An alchemist reads a short story in a book while traveling with a caravan. The story begins with the familiar legend of Narcissus, in which a young man is so in love with his own beauty that he stares at his reflection in a lake until he falls into the water and drowns. In this version of the story, however, the narrative continues. The lake is weeping after Narcissus’s death, and the goddess of the forest appears to ask the lake why she weeps.
The prologue provides a complimentary anecdote to the story that reveals more about Paulo Coelho’s priorities in writing this novel than it does about the plot of the main narrative. The Greek myth of Narcissus is a familiar tale about the destructiveness of vanity and self-love, and here it introduces the idea of the novel itself as a modern kind of “parable”—a simple, relatable story used to develop a moral lesson. The alchemist appears as a character here, but he won’t be back until much later in the book.
The goddess of the forest assumes that the lake weeps for Narcissus’s death because the lake could best contemplate his beauty, as he knelt by the water’s edge. The lake says that it did not know Narcissus was beautiful. The lake weeps for the loss of Narcissus because the lake could see its own beauty reflected in Narcissus's eyes. “What a lovely story,” says the alchemist.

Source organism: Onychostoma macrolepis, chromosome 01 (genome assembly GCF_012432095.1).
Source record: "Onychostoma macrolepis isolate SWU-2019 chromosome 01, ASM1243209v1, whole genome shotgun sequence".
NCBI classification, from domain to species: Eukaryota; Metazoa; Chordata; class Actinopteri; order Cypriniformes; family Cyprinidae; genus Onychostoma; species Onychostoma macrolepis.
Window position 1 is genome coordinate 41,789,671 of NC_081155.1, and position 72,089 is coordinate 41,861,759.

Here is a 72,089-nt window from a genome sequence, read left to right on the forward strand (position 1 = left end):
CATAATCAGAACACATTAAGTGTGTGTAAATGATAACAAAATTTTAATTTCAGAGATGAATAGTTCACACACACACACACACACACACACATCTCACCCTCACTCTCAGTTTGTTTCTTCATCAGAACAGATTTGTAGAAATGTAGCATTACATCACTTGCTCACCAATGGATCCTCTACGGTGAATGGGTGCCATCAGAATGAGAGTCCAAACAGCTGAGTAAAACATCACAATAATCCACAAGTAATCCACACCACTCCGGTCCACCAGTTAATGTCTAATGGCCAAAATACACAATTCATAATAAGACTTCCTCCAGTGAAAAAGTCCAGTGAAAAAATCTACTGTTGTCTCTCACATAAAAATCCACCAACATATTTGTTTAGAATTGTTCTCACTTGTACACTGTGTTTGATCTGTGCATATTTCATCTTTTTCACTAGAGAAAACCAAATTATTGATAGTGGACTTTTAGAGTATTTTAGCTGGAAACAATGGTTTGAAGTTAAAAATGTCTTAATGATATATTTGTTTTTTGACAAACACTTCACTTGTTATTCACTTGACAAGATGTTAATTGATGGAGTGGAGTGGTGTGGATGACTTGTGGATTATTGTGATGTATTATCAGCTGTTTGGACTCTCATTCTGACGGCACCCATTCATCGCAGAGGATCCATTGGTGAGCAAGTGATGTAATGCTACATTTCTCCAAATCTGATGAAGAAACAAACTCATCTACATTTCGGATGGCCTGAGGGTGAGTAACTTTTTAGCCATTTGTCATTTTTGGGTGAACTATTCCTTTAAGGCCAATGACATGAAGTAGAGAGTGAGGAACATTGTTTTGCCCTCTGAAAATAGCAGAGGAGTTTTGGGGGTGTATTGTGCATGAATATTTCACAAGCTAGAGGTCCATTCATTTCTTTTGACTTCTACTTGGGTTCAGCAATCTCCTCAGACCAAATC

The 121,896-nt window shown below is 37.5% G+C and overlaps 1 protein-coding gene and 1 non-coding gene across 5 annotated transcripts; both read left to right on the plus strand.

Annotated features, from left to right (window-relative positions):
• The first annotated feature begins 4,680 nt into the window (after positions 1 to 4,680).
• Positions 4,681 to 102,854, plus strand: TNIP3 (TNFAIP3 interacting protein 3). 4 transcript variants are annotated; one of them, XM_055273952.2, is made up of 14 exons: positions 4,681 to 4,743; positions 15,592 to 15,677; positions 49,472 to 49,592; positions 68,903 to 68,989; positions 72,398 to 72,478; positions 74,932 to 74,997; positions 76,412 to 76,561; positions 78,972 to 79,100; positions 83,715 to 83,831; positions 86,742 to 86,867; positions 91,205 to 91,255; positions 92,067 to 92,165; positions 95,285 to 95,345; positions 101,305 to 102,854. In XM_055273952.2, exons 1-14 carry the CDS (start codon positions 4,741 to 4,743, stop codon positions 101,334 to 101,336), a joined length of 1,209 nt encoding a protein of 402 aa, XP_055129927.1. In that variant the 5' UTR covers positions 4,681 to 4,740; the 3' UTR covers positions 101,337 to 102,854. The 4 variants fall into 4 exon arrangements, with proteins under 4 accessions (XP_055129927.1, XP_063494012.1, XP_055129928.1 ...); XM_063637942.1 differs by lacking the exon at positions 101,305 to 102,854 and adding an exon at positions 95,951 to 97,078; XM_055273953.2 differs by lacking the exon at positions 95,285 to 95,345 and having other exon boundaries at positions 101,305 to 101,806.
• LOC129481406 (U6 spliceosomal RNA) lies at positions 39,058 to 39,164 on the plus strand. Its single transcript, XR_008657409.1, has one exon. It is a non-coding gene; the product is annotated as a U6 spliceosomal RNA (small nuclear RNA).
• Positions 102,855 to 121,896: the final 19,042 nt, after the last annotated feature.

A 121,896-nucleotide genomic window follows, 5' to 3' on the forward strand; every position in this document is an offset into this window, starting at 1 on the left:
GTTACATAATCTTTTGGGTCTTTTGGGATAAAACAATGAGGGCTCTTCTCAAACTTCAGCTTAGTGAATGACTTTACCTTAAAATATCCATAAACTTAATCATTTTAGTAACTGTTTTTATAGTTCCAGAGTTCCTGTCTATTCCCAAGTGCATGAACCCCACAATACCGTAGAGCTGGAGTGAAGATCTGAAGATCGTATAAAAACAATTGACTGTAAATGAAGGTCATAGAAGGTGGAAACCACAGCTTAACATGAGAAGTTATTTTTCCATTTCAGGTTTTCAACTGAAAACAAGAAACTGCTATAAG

This fresh ending to an ancient tale provides the reader with the sense of Coelho’s book as updating old themes for a new generation. It also shows the reader that is easy to look for one’s own “reflection” in anything, indicating that this novel might be a kind of parable, but it should not be read strictly as a “self help” book.